President Biden blames inflation on price gouging by businesses such as meat- packers.  But businesses have to respond to market forces.

The real cause of inflation is that consumer demand is growing faster than usual while supplies are less than normal.  Why is this happening?  It is largely because of actions taken by Congress during the past two years of the pandemic.  In fiscal years 2020 and 2021, deficit spending totaled about $3 trillion each year (see chart).  Much of this spending went to individuals in the form of direct payments into their bank accounts.  Unemployed workers also received an extra federal unemployment stipend of $300 per week which served as an additional disincentive to return to work.  Furthermore, a more generous child allowance also created a disincentive to work.

These cash payments to tens of millions of individuals plus the additional disincentives to return to work helped create the imbalance between (increased) demand and (reduced) supply, exacerbated by too few workers.

There is still a 3.6 million worker gap between February 2020, right before the pandemic started, and the present, December 2021 (see chart). This worker shortage will be harder to make up because the unemployment rate (as of December 2021) has shrunk to 3.9%.  In other words, there aren’t a whole lot of workers now looking for jobs.

The demise (if it holds) of the Administration’s Build Back Better social spending plan will help to get sidelined workers back into the labor market.  The current level of almost 11 million job openings is also a big contributor to the supply chain breakdown.

Conclusion.  Inflation is harmful to the economy for many reasons.  It is a tax on the poor as well as making our national debt problem much more serious.  It has now been kicked off by blowout Congressional spending.  The Federal Reserve will have to intervene forcefully to stop inflation, risking a severe recession in the process.

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Outlook 2022: Light at the End of the Tunnel

Although I am mostly an optimist about the future of the United States, I do recognize that there are immediate serious problems that need to be addressed.  For example:

  • The Omicron variant of the coronavirus. Right now the Omicron variant is surging in the U.S. and around the world.  It is highly infectious but also has quite mild symptoms especially for those who are vaccinated, as are 80% of U.S. adults.  Moral: get vaccinated, go about your business, exercise reasonable precautions, and stop worrying about catching Covid-19.
  • Global warming is a serious problem, but we need to respond to it in a realistic manner. Although carbon emissions are decreasing in the U.S. and Western Europe, they are increasing worldwide.  Developing countries are the biggest culprits (especially China) because of their massive use of coal in order to industrialize.  In short, the world needs to de-carbonize, not de-fossilize.  This means emphasizing nuclear energy as well as carbon capture and storage.  We won’t start making (worldwide) progress on global warming until we adopt such a realistic strategy to do so.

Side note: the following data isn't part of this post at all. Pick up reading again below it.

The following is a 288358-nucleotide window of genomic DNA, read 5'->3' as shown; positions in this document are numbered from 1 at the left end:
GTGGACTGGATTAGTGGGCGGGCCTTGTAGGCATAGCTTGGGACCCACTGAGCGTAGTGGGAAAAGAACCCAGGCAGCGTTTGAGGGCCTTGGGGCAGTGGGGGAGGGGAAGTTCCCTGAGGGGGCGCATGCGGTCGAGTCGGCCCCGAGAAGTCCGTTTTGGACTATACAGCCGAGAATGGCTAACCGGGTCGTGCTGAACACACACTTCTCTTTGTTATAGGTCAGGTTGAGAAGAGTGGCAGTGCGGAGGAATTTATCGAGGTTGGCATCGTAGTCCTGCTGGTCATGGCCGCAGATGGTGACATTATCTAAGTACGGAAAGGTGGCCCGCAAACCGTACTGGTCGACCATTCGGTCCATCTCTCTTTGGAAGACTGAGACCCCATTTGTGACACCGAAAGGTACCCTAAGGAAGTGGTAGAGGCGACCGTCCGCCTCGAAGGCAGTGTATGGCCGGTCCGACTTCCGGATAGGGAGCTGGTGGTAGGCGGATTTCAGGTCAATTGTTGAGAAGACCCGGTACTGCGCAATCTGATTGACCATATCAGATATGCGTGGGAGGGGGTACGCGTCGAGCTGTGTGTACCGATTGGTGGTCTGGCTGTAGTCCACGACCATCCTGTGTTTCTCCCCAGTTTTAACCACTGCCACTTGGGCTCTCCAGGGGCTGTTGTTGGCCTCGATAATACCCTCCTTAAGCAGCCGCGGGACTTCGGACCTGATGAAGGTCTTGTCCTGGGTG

• Inflation and debt. Right now the annual inflation rate in the U.S. is 6.8% (in November 2021).  If it continues much longer at this rate or higher, the Federal Reserve will be forced to raise interest rates.  The higher they go, the more likely it is that our rapidly increasing national debt (now about $28 trillion) will trip off a new fiscal crisis.  Until annual deficit spending (which is what creates debt in the first place) is greatly reduced, such a new fiscal crisis will loom on the near-term horizon.  This problem, of course, can be solved if only there is a national will to do so.
  • Political polarization. Besides inflation, this is our country’s biggest political problem at the present time. The red states and blue states take very different approaches on many major issues such as abortion and gun control.  The solution is to stop expecting national consensus on our most divisive issues such as these and to let the states go their own way, as long as they act in ways that are consistent with the U.S. Constitution.

Conclusion.  The reason I am optimistic about our country’s future is that our most serious problems, as described above, are not only solvable in theory, but are likely to be resolved by our very strong and firmly established democratic traditions and procedures.
Americans are incredibly lucky to live in such a strong and prosperous country with such widely accepted democratic norms.  We are more than capable of resolving our current serious problems.  I believe that America has a long and glorious future to look forward to.
Much more later on the particulars of how all of this is likely to unfold!

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Americans Are Too Pessimistic about the Future II. Some Particulars

A couple of weeks ago I wrote that Americans are too pessimistic about the future and listed many ways in which things are going well in the U.S.  Of course, I also included one very negative trend: our rapidly increasing national debt and the possibility that the current surge in inflation could lead to a new fiscal crisis in the near future.

But, setting aside debt and inflation for now, consider some particulars on the positive side:

  • The Pandemic is weakening into endemic status.  The Omicron variant is more infectious than the delta variant, but the symptoms are also much milder, especially for those who are vaccinated.  The pandemic is not going to just disappear someday but more likely will settle into a low-level steady-state like the ordinary common flu, which is dealt with in a routine manner that does not disrupt society.